Last year, I ran an unsuccessful campaign to become the Student Trustee. The race was extremely difficult - I was one of four candidates. It was UMASS Dartmouth's year to be one of the schools that had complete voting power (as opposed to merely a voice without a vote) on the UMASS Board of Trustees. Two of the candidates were fairly well funded - I spent almost a hundred dollars of my own money just on copies made at Staples (and, remember, I'm a poor college student) and I was completely drowned out.
One of the candidates I thought had spent thousands. He probably spent hundreds more than I did, but it turned out his uncle owned a company that made the thousands of bumper stickers, pins and T-Shirts that made his name well known on campus (and he only had to pay the cost of the materials). He had professional banners that hung down the Student Center and academic buildings on campus. Oh, did I mention he had large swath of volunteers or the fact that he was the Student Senate President?
Another candidate had a huge field of volunteers, was a Student Senate member and former managing editor of the college newspaper (the Torch). Did I mention he has lived on campus since 1999? He advertised that a little too much, if you ask me, even if he was currently in a grad program.
This candidate also had a prominent newspaper article with a huge picture that sparked a huge debate between myself and the Torch. I had written a very short letter to the editor (perhaps a third of the size of the other candidate's propaganda piece) to announce my candidacy and lay out my positions - a letter that was never included, despite the fact that I was left with the intentions that it would be. It started off a very public exchange on a college website called Facebook between myself and the candidate who was the former managing editor of the Torch. He didn't think there was anything wrong with only including one article of one candidate who used to run the paper in an issue that was going to be laying around UMASS Dartmouth for the entire week of the election, while the other candidates had no voice in the paper whatsoever.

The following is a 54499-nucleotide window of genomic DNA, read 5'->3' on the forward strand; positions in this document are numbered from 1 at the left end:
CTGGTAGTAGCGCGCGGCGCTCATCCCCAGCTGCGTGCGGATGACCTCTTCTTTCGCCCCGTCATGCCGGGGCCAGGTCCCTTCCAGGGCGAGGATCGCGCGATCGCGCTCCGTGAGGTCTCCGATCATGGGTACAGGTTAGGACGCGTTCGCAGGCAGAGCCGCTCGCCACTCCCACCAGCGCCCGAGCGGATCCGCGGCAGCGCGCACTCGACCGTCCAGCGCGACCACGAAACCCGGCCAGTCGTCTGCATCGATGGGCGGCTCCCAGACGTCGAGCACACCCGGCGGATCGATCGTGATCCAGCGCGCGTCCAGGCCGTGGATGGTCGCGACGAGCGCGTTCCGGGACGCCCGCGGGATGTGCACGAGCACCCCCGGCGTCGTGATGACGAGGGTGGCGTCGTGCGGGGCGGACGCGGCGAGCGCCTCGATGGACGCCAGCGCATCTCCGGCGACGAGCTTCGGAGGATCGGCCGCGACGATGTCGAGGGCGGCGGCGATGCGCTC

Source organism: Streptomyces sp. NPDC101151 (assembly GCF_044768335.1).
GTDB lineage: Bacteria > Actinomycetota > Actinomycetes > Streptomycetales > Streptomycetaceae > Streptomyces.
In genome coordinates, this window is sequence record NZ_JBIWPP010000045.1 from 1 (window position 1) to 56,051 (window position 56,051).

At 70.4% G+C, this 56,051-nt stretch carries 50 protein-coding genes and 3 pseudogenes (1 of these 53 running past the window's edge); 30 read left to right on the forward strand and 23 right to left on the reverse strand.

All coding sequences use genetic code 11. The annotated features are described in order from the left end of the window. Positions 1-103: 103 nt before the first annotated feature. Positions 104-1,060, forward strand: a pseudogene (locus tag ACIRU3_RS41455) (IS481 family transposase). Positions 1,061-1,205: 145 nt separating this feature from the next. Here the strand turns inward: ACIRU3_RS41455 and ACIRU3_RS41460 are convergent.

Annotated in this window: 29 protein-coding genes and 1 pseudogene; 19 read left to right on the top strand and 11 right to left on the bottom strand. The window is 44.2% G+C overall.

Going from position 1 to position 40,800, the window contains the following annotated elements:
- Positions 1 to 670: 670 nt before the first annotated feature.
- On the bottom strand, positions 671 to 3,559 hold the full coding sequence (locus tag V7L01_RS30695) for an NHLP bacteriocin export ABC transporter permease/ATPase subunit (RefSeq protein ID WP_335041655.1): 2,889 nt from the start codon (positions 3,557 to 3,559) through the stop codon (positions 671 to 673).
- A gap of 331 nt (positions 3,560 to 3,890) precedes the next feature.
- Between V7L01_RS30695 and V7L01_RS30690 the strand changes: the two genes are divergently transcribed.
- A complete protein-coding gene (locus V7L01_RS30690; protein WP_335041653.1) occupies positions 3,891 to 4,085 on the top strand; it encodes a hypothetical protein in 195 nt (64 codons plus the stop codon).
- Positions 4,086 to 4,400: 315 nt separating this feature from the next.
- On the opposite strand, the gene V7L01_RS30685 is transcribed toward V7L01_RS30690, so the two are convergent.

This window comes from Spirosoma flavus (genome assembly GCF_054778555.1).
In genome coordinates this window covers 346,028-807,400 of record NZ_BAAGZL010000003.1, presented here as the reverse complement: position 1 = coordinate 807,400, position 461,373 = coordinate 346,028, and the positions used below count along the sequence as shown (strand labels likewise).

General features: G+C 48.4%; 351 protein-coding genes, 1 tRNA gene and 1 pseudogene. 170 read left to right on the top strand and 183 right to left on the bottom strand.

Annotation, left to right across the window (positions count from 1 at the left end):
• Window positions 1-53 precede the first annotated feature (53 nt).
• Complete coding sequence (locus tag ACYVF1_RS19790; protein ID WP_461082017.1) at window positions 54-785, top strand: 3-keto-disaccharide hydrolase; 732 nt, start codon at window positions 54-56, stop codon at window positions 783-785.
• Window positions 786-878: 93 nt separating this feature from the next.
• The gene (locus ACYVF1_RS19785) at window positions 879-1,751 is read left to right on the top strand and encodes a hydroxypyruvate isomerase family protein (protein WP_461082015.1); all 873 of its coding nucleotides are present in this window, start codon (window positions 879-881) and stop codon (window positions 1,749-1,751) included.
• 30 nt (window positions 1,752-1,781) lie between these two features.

Ultimately, that whole fiasco was pointless. I did not finish well because my campaign didn't have the muscle of those two other candidates and I certainly didn't have the money to compete with the first candidate I described. I would have lost either way because I was completely blindsided by the lengths to which the other candidates would have gone to in order to win an election for a college position - an important one nonetheless, but still taking place only at UMASS Dartmouth. I would have started my campaign earlier and fought harder if I had known, but this blog I'm writing is all salt in an old wound. As it stood, once the first two candidates got wind of what was going to be my hat-trick - going door to door to hundreds of dorms - my opponents quickly moved their forces to do exactly the same.
I don't regret running. First, the entire Torch fiasco ruined the chances of the second candidate I described - who was facing an uphill battle anyway - by revealing a lot of views I'll describe as unique and unappealing. More importantly, it taught me a lot of things about running a small, local campaign. You need to start early and you need - more than anything - friends who support you. I could have won, despite the money problems and despite any of the election drama that took place. I had a great message that worked with people who heard it, I just didn't have the 20-30 people to deliver it and I certainly didn't give myself the sort of time I needed to run a successful campaign (I entered the race late - I didn't want to rush into something that was going to be a huge time commitment and previous Student Senate elections weren't anything like mine, so I was caught unprepared).
Here's what I do regret: I just logged on to Vote UMASS today and only one candidate is running for Student Trustee, with no posters in sight, and that candidate isn't named Ryan. I had a chance to make an impact, even if it wasn't a year I could have voted on the Board of Trustees (and just had a voice), but I failed to take it. Today, I failed at being a progressive - I failed at being a person who cares passionately about the issues - and that makes me feel really bad about myself. One year later, my Student Trustee campaign has taught me the most important lesson of all: put your time and effort (and money, if you have it) where your mouth is.
If we see the world and are unhappy with what's taking place, we need to be the ones who take it back. We can't leave it to anyone else, the world is too important.